Today’s brands need to be more than just a label on a sweater or a logo on a shopping bag.
It’s in part a reflection of the deepening convergence of fashion and beauty with everything from sports to music to pop culture generally, enabling brands to touch so many different aspects of consumers’ lives. In turn, consumers have high expectations of the brands they choose to let into their lives — whether it means aligning around social and political causes or amplifying certain lifestyles or aspirations.
“The brand is where actual value is created, and where customers feel that there’s a value because there’s more to it than just what’s in the box,” said Tiffany Rolfe, global chief creative officer of advertising agency R/GA.
Beauty and fashion products with recognisable, emotionally resonant brand identities behind them, often synonymous with a lifestyle or persona, will stand out. Ralph Lauren’s visual embrace of Americana, from cowboy-style Western to New England prep, for example, permeates every aspect of the brand, from its ad campaigns to its brick-and-mortar stores to its products. That identity has turned it into the quintessential American fashion brand.
But how can a brand stand out in today’s fiercely competitive, crowded market, as customers have become choosier about their discretionary purchases? This case study shows how brand marketing holds the key to creating the essence of a brand: by conveying a brand’s values and identity to consumers. It’s not about a one-off runway show or pop-up, rather an ongoing trajectory reshaped over time. Effective brand marketing not only builds an identity, but also creates communities of loyal customers and even opens new markets and other opportunities for business growth.
In some ways, it’s easier to invest in building a brand earlier on in a company’s lifespan — there’s minimal overhead, fewer employees and less oversight on spending. Founders with a strong intuition can execute on their vision and take risks that end up paying off. Take J.Crew: The brand was able to establish itself with its visual-heavy catalogues when it was still a family-run business in the 1980s and 1990s. Once it took on a majority investment, that vision began to falter. (Though it later resurged under the direction of chief executive Mickey Drexler.)
The challenge is to maintain that vision even as other factors begin to play more of a role in a business’ direction. Companies that are under pressure from investors or shareholders to shore up the balance sheet may find themselves de-prioritising brand marketing investments, whose impact isn’t always immediately evident in near-term sales growth. But the strongest brands can see the bigger picture and know that investing in brand marketing is worth the time and cash.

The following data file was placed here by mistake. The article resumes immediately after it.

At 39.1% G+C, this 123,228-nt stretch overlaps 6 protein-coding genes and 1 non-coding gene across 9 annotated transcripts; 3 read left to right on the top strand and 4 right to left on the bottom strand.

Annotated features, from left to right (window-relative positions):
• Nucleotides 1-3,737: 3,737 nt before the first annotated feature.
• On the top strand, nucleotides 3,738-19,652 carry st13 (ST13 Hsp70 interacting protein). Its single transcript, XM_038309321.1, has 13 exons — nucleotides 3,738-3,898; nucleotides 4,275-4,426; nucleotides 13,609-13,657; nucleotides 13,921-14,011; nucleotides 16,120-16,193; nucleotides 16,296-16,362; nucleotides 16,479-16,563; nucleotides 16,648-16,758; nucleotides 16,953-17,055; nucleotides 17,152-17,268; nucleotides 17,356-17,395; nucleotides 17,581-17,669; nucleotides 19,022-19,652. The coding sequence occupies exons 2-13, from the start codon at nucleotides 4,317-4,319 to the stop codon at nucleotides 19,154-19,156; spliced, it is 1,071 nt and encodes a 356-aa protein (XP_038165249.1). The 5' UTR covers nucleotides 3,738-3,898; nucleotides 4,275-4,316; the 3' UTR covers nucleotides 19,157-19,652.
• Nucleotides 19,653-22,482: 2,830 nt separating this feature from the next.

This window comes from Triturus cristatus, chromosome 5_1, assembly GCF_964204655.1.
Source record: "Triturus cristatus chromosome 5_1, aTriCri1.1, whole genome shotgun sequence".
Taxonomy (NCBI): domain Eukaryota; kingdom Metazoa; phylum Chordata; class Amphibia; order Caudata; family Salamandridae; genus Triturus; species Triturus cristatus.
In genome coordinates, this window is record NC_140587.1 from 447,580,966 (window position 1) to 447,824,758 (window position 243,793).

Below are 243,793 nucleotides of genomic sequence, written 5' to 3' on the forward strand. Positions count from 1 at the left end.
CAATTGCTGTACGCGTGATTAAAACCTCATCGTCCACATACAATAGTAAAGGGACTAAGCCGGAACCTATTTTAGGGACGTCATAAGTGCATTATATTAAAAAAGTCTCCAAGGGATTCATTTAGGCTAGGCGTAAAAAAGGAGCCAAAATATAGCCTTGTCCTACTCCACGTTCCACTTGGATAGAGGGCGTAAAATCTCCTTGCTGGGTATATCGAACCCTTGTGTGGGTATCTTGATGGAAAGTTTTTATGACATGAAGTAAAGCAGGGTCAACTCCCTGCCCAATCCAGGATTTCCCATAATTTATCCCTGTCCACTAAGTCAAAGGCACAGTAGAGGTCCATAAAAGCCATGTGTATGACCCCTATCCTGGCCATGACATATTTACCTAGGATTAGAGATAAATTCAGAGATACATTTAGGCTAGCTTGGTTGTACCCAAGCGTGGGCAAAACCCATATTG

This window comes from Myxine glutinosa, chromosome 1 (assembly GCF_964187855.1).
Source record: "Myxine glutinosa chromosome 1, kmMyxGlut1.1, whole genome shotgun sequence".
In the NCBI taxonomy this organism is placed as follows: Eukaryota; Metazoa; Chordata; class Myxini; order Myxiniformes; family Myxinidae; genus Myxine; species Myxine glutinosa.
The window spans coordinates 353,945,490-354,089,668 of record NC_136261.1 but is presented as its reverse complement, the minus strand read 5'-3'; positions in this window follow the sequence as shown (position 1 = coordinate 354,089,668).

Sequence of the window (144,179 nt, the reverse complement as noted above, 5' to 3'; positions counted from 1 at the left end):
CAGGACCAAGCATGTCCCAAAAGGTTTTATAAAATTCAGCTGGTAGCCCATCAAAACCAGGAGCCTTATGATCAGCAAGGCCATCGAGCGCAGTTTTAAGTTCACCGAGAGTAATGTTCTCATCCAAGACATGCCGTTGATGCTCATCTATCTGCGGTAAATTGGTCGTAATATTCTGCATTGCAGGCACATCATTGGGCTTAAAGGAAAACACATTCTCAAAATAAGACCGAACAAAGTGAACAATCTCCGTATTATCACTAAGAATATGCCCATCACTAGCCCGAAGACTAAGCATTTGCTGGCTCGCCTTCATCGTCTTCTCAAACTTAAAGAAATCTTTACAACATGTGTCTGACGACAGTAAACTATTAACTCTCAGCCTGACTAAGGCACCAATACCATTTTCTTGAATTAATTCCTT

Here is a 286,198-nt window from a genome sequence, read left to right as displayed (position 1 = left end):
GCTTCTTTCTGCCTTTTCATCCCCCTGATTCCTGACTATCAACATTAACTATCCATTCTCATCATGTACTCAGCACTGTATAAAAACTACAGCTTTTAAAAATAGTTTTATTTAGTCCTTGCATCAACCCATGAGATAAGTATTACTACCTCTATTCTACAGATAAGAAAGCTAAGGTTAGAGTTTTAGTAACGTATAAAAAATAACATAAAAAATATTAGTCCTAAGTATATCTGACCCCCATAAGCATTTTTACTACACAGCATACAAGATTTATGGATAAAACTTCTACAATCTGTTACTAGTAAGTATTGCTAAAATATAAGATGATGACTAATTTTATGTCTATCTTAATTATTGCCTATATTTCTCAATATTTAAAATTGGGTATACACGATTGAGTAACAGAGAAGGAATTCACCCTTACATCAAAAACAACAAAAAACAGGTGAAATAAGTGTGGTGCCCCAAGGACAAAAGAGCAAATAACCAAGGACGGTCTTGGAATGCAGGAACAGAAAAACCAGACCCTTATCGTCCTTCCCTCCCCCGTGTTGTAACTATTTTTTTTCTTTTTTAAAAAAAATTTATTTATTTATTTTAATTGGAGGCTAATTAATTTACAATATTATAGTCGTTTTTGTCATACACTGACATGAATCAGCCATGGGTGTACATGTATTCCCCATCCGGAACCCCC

Recent years have seen many brands lose that vision as they prioritised performance marketing. The boom in performance marketing, which began in the early 2010s, was driven by the rise of more novel and cheaper marketing methods, where brands pay for their marketing initiatives based on the results, such as clicks or conversions on social media and search. It was a slam-dunk way for brands to simultaneously acquire customers and build their businesses rapidly. Even today as social media ads become more costly and less effective, performance marketing is critical for fashion and beauty companies.
But as this case study shows, brand marketing too needs to be part of the mix to create closer, longer-lasting connections with customers, regardless of a company’s age or size.
With seemingly endless products to buy, it’s the brand that makes the difference. Consumers will spend upwards of $10,000 on a Chanel bag not because the quality is so superior to its $2,000 counterparts, but because of the strength of the brand.
“When you hear that brand name, you want a clear, focused idea and story to come into your head,” said Allen Adamson, chief executive of marketing agency Metaforce and adjunct professor at New York University’s Stern School of Business.
Companies profiled in this case study are striving for deep, long-lasting connections with customers, as they strategise around in-person and digital events, social media and often old-fashioned advertising on TV, radio and billboards. French luxury label Jacquemus has written the playbook for modern brand building by demonstrating how to bring a brand’s online persona to life offline. The story of another luxury label — heritage brand Coach — shows the importance of evolving and modernising brand identities to remain relevant. And two young brands — Dae Hair and Hill House Home — have proven the power of using community to build a brand in a short amount of time.